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Met Office’s Golden Goodbyes

June 25, 2012

By Paul Homewood



The UK Met Office have just released their Annual Report and Accounts for 2011/12. It appears that, in line with most other public sector bodies, they have had their funding from government frozen, remaining at £163 million, about 83% of total income.

It also seems that, in order to cut costs, they have had to kiss goodbye to a number of senior staff. In total 50 staff, out of a total of 1862, have left with compensation packages, (although only 4 were compulsory redundancies). Of these 50, however, 16 have left with compensation worth between £50,000 and £100,000. A further 8 have picked up between £100,000 and £150,000. The total cost of the exit packages for these 24 leavers would work out at about £2.2 million.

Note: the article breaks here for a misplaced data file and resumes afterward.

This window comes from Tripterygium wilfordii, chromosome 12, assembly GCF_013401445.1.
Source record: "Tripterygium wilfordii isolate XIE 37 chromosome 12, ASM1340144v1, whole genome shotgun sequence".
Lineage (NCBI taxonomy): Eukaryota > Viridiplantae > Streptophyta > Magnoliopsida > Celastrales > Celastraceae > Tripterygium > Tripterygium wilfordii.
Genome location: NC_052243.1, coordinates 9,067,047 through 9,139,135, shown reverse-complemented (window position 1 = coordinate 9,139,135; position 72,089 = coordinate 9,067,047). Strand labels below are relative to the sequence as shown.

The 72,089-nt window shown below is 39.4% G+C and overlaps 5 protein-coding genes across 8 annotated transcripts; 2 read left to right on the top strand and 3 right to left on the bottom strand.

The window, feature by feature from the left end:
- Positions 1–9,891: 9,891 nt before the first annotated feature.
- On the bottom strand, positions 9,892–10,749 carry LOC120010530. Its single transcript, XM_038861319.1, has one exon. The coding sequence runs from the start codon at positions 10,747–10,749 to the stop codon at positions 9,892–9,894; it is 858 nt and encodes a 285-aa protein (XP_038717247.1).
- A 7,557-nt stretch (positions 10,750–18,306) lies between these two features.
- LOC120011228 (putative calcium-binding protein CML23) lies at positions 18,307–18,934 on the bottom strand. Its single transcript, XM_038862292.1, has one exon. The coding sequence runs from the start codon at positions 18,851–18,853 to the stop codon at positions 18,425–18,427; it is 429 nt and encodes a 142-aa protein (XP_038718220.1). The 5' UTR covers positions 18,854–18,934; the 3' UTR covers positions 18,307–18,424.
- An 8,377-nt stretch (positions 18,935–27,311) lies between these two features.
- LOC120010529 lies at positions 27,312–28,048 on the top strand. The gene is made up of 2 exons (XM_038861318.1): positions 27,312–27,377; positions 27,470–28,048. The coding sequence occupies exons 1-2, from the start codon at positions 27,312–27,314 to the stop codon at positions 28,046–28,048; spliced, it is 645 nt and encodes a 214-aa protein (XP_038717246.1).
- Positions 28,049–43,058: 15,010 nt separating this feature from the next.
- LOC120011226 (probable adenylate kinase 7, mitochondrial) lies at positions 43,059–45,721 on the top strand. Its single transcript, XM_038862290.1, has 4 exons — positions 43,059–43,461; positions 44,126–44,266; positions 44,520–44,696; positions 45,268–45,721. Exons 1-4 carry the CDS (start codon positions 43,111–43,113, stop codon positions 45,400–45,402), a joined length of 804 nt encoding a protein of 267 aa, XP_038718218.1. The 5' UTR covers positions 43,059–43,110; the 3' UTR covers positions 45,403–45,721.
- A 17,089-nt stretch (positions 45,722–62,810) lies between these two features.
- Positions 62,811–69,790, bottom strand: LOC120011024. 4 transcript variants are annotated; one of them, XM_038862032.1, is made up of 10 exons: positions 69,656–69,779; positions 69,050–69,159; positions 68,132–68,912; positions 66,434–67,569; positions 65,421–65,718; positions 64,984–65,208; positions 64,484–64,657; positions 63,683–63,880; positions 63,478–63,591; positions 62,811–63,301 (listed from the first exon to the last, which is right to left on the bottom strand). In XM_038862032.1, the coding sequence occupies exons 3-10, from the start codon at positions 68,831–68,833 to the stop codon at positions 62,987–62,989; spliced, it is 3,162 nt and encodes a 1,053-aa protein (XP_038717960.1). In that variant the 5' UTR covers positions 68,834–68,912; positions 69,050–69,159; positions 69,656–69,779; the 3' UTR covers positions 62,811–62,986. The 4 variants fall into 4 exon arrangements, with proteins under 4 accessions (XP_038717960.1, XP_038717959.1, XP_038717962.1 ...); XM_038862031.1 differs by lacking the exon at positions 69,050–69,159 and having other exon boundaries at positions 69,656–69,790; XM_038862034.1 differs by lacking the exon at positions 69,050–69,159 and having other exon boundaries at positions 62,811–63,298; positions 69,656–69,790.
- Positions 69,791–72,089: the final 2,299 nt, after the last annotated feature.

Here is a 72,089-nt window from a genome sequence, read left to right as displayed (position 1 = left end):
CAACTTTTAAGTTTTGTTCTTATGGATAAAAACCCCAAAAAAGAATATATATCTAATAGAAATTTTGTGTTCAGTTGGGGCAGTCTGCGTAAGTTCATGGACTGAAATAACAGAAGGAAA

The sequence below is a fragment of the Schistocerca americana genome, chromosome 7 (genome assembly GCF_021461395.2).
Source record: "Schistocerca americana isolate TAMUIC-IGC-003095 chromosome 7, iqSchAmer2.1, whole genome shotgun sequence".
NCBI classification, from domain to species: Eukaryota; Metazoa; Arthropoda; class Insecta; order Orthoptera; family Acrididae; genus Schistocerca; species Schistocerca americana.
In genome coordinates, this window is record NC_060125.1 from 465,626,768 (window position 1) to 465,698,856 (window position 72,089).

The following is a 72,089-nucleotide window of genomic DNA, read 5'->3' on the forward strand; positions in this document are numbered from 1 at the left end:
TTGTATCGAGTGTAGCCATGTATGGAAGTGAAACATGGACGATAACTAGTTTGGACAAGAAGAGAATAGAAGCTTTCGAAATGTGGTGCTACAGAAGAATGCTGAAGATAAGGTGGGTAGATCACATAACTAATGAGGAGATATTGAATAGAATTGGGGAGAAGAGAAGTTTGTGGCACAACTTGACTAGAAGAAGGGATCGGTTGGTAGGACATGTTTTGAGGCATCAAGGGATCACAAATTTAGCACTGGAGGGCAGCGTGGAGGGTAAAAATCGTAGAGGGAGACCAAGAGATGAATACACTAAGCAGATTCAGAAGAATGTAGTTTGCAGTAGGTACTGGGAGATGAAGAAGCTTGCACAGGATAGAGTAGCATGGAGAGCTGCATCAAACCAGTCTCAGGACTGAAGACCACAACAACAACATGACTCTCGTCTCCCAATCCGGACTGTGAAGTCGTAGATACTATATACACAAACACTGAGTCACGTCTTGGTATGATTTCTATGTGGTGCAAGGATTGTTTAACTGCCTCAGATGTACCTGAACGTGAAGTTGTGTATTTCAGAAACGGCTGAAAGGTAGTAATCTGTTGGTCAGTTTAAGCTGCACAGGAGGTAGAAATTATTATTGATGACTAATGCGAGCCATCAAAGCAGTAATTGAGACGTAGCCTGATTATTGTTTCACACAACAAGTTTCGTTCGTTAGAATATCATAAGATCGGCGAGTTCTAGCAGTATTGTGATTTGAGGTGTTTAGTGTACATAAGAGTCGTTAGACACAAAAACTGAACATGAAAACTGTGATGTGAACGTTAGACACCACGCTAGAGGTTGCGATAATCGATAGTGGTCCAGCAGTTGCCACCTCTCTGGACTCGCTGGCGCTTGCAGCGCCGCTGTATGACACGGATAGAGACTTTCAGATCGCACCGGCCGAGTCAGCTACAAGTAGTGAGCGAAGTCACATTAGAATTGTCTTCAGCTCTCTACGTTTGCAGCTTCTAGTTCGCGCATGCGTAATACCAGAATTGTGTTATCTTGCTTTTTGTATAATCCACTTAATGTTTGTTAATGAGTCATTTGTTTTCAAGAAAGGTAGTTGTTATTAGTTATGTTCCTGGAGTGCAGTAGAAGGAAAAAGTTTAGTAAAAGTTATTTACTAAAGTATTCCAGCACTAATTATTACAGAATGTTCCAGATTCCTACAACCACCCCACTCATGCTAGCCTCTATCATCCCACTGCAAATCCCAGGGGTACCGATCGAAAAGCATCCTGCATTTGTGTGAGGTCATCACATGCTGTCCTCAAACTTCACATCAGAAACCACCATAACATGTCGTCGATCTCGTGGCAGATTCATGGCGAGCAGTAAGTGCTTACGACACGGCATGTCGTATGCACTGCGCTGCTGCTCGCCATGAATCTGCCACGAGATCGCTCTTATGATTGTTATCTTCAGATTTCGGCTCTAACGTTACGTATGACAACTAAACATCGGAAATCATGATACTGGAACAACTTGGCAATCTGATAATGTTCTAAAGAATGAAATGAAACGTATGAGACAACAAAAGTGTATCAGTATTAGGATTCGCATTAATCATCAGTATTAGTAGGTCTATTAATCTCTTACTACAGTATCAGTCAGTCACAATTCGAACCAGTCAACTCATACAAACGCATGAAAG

According to their Accounts, the median salary is £34,697, and the statutory redundancy entitlement in the UK for someone on this salary with, say, 10 years service would amount to £6450.

It is clear, then, that the compensation agreed is extremely generous, even by public sector standards.

Meanwhile Chief Exec, John Hirst, and Chief Scientist, Julia Slingo, continue to rake it in. Including the increase in their pension pots, the pair earned approximately £250,000 and £210,000 respectively last year.

Still, who cares? It is only taxpayer money.

  1. June 25, 2012 9:37 pm

    Reblogged this on Climate Ponderings.

  2. June 27, 2012 12:19 pm

    83% is still too much

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